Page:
May 24, 2022
How long will my divorce take?
Divorce in PA, Divorce in Pennsylvania
Everyone thinking about divorce wants to know the answer to this question. And every lawyer answers “It depends.” But I can give you some helpful guidelines.
Debbie Y. Schneider, Esq., an Attorney at Alpha Center for Divorce Mediation provides helpful guidelines about how long a divorce takes in Pennsylvania.
In 1981, the Legislature revised the Pennsylvania Divorce Code and made divorce “no-fault.” Since that time everyone files under the “no-fault,” provisions, even though there are some ancient “fault” provisions retained in the Divorce Code. Both provisions are non-adversarial, which means you do not have to appear in front of a Judge or go to Court. All proceedings can be managed through first-class US mail.
There are 2 no-fault provisions. The first is 3301(c) and it requires a 90-day mandatory waiting period. The waiting period is known as a “cooling-off period.” It is designed to be exactly that. The state does not want people to precipitously divorce their spouse, but in my experience, people really don’t do that, but the state builds in a buffer, nonetheless. At the conclusion of the waiting period, both parties complete affidavits of consent, which say “I am consenting to this divorce.” This provision is designed for people who are completely in agreement about seeking a divorce.
The second no-fault provision is 3301(d) and it works a bit differently. Occasionally there are couples that do not agree about proceeding with a divorce. The party who wants the divorce (the moving party) files under the 3301(d) and declares that there has been a “separation.” A separation is obviously living in separate residences, but there is also something known as legal separation. Legal separation simply means that the parties have a meeting of the minds that “they are separated.” Once one spouse can simply say to the other, “I am separated from you.” You can imagine that this might generate disagreement if one spouse is against the divorce, but it remains a valid legal principle.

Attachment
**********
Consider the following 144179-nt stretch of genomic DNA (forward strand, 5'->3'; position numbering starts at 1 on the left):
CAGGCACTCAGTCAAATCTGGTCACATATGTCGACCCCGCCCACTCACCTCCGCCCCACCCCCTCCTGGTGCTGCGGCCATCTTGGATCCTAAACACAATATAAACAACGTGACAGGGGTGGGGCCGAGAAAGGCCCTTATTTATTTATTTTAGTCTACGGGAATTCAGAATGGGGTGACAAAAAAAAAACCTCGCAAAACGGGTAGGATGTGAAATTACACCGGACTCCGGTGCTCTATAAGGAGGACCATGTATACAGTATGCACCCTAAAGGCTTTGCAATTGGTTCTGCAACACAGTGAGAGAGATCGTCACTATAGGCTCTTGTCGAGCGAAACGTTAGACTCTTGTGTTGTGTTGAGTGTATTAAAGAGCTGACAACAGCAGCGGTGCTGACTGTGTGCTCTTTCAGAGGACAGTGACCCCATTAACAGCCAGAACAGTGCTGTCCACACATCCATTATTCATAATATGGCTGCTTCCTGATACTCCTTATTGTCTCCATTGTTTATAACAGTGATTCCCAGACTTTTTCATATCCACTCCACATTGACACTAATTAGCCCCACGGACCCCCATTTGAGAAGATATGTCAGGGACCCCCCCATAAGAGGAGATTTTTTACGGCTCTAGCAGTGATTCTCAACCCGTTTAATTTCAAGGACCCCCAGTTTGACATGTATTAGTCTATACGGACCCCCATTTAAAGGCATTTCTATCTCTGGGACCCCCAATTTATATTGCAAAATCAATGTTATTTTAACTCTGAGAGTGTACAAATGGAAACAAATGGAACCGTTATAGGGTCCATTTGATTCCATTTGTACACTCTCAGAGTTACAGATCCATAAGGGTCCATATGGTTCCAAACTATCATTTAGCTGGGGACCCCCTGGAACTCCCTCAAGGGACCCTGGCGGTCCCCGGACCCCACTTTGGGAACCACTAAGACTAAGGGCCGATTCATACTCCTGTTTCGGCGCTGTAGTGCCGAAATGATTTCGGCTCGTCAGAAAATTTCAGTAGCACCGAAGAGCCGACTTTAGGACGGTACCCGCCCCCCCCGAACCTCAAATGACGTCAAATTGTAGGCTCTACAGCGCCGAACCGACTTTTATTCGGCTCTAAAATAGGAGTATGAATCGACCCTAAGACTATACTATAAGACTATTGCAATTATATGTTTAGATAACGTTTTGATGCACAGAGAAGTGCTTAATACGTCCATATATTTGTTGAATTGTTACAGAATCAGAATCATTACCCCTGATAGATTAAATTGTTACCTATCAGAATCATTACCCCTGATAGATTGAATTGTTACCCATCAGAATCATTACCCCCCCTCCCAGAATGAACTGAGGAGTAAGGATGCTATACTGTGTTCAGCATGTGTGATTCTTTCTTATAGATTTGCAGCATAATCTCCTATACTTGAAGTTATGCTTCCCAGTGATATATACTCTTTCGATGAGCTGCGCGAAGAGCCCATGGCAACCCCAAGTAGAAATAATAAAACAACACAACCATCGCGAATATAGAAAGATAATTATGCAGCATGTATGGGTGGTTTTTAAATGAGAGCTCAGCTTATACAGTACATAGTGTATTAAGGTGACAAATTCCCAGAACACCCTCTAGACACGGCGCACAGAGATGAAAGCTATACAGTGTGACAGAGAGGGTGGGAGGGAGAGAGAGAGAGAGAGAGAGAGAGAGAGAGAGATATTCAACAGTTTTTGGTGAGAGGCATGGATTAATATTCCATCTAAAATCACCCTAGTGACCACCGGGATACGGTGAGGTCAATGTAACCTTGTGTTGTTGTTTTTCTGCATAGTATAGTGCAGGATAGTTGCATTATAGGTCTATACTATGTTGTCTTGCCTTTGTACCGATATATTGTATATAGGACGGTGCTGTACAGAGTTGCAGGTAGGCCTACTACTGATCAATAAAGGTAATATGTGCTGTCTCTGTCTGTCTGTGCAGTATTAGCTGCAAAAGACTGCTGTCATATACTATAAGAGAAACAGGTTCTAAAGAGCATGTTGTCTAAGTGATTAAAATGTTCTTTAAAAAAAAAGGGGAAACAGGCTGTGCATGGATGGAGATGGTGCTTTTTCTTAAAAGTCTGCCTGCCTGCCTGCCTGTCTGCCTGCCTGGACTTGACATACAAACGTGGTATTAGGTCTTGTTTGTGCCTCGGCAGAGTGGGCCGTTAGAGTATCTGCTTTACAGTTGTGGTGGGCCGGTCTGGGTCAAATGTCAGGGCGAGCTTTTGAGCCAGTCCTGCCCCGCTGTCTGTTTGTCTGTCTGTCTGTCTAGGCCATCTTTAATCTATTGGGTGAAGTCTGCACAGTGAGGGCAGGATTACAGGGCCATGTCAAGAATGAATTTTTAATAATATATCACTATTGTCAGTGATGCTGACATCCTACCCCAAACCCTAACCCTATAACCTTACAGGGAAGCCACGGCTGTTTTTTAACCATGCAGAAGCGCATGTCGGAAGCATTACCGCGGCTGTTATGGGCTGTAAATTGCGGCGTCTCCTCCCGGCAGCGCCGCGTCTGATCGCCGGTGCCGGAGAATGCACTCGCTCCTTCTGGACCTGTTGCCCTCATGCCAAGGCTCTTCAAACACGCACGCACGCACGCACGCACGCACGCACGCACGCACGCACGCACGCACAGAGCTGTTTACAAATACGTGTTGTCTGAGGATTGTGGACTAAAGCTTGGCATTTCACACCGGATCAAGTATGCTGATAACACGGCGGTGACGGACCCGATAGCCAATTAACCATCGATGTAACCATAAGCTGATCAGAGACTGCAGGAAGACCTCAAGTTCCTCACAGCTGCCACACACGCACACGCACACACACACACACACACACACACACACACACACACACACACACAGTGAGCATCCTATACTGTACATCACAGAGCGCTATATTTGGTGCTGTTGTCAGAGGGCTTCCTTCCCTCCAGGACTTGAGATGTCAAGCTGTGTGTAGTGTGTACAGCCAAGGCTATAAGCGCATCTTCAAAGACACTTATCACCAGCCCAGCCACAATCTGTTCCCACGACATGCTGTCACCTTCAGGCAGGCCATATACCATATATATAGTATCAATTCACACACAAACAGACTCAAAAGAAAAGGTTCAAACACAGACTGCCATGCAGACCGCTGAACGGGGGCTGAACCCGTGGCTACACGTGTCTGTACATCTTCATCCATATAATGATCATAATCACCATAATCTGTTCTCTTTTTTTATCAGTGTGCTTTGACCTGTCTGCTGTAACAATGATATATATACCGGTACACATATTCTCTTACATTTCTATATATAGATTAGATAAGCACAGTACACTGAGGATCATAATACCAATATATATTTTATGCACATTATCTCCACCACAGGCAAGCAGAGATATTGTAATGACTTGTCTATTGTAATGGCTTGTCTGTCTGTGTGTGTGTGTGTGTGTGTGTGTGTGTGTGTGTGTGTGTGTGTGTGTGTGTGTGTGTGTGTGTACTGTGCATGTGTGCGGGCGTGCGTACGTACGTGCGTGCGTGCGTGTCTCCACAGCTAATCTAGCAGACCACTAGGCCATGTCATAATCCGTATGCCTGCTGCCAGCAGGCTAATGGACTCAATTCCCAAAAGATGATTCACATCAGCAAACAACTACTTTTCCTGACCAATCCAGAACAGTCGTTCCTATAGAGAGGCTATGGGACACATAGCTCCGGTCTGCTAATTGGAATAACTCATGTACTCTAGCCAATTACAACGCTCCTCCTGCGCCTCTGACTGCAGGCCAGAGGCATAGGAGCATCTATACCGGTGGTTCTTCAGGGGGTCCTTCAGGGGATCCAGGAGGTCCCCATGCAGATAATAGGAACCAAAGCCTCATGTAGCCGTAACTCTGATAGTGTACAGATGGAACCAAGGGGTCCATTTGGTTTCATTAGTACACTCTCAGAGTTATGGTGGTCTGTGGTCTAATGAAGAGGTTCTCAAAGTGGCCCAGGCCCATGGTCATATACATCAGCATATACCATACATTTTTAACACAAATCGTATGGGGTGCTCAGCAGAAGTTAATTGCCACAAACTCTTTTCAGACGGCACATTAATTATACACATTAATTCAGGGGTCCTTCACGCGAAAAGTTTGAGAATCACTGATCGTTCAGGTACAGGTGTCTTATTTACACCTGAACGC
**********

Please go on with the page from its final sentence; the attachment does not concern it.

Following a one-year separation, the moving party will be granted their divorce. The paperwork for this allows even this divorce to be resolved without Court intervention. But, ultimately it might have to go to a Judge, but there isn’t a Judge sitting anywhere in Pennsylvania that will make two people remain married past a documented one-year separation.
Alpha Center for Divorce Mediation